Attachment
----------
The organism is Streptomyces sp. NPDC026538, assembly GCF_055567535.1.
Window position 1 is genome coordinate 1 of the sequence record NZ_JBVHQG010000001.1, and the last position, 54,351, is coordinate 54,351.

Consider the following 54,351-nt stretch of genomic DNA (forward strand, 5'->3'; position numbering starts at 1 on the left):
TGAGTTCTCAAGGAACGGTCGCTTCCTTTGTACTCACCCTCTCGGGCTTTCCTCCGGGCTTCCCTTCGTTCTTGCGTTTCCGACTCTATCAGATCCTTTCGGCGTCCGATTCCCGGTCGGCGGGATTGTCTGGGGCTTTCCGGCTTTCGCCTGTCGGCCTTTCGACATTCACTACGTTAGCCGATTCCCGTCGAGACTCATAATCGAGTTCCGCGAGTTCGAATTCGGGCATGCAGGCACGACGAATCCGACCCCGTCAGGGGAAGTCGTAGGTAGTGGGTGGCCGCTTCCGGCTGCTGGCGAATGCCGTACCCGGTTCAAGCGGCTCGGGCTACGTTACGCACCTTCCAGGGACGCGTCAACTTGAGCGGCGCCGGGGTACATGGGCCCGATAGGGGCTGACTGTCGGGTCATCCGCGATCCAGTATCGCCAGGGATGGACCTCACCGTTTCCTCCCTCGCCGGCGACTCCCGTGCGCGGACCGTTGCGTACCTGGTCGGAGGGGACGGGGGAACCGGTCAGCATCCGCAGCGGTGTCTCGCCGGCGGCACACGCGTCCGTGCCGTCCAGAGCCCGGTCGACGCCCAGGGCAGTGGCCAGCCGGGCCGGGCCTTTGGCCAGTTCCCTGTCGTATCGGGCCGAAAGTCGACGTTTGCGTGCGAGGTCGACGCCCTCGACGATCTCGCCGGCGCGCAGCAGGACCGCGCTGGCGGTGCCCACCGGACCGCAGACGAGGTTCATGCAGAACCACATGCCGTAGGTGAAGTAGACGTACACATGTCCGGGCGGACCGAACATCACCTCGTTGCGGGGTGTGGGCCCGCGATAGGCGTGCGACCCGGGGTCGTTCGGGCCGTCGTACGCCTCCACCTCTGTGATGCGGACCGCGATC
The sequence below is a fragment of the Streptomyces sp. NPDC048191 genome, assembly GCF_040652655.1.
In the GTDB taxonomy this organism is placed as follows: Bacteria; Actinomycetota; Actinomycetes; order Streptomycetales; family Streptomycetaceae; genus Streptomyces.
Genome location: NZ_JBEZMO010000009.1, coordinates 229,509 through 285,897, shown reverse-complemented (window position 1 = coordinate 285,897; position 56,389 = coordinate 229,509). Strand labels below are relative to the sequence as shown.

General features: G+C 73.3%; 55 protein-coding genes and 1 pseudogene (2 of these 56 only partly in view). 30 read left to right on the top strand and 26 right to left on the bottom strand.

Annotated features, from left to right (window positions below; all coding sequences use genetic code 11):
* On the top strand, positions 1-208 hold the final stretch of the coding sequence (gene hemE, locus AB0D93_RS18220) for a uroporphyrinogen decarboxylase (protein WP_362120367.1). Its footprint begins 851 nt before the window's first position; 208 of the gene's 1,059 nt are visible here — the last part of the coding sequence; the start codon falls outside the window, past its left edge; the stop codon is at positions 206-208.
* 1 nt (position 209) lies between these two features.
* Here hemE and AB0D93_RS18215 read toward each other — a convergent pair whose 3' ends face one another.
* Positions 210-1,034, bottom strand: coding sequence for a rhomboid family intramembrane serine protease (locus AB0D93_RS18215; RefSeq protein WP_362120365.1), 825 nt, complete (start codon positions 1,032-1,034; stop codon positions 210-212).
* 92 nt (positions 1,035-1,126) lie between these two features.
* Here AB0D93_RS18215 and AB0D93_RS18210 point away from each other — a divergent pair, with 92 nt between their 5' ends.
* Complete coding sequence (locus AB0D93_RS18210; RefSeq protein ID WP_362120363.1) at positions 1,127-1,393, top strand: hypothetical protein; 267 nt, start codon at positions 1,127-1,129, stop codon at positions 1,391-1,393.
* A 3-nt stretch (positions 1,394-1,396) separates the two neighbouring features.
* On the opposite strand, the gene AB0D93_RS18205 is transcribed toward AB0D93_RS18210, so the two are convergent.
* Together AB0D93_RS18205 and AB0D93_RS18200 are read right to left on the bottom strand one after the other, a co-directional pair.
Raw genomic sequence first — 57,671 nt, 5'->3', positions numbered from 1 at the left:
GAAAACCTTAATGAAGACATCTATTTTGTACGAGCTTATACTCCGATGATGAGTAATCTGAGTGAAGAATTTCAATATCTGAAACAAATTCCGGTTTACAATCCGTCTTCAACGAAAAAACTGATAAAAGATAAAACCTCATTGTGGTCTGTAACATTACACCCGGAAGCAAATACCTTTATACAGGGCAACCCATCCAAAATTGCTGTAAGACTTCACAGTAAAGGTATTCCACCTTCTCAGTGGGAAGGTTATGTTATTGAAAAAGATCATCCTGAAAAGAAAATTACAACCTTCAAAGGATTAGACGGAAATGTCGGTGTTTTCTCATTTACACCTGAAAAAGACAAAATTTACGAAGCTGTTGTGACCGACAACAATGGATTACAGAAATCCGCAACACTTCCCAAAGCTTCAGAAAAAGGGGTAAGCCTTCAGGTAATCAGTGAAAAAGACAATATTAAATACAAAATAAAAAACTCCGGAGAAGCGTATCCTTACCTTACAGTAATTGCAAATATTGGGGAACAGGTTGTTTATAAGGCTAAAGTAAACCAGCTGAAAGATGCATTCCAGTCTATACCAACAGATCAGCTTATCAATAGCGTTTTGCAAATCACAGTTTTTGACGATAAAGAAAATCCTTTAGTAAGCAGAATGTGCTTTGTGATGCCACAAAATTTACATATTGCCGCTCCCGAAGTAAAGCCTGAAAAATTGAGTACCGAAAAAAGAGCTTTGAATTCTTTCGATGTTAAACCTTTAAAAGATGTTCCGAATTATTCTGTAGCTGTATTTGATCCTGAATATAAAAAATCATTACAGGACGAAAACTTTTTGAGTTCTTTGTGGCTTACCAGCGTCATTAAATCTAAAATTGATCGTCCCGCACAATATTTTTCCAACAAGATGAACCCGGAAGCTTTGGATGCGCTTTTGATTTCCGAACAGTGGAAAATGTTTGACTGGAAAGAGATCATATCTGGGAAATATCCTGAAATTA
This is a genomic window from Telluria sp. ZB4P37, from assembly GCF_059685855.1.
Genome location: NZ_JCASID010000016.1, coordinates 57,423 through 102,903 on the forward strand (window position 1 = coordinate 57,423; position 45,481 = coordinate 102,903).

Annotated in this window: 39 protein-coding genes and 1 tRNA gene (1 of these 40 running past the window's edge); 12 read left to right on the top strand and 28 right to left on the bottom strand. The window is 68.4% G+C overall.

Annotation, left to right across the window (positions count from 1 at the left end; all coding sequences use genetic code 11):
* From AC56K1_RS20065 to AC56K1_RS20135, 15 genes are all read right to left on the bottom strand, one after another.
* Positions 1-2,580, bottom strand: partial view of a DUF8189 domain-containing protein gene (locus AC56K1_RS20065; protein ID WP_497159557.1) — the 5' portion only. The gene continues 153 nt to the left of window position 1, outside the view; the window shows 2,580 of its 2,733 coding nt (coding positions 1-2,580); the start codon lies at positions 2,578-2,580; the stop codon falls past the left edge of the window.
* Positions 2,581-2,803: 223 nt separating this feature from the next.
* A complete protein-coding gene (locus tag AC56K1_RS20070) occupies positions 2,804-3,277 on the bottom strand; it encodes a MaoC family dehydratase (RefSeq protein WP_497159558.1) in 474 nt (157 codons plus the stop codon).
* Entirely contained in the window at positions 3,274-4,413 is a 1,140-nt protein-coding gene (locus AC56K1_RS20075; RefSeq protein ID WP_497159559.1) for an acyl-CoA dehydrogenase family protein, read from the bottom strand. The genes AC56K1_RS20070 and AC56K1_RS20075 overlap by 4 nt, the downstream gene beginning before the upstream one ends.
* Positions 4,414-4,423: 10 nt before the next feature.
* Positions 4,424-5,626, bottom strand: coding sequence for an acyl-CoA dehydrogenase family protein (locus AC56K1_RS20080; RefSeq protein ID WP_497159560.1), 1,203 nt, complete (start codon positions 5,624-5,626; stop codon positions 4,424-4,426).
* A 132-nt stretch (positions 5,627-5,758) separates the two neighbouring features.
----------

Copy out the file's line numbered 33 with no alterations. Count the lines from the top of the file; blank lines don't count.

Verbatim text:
* A 132-nt stretch (positions 5,627-5,758) separates the two neighbouring features.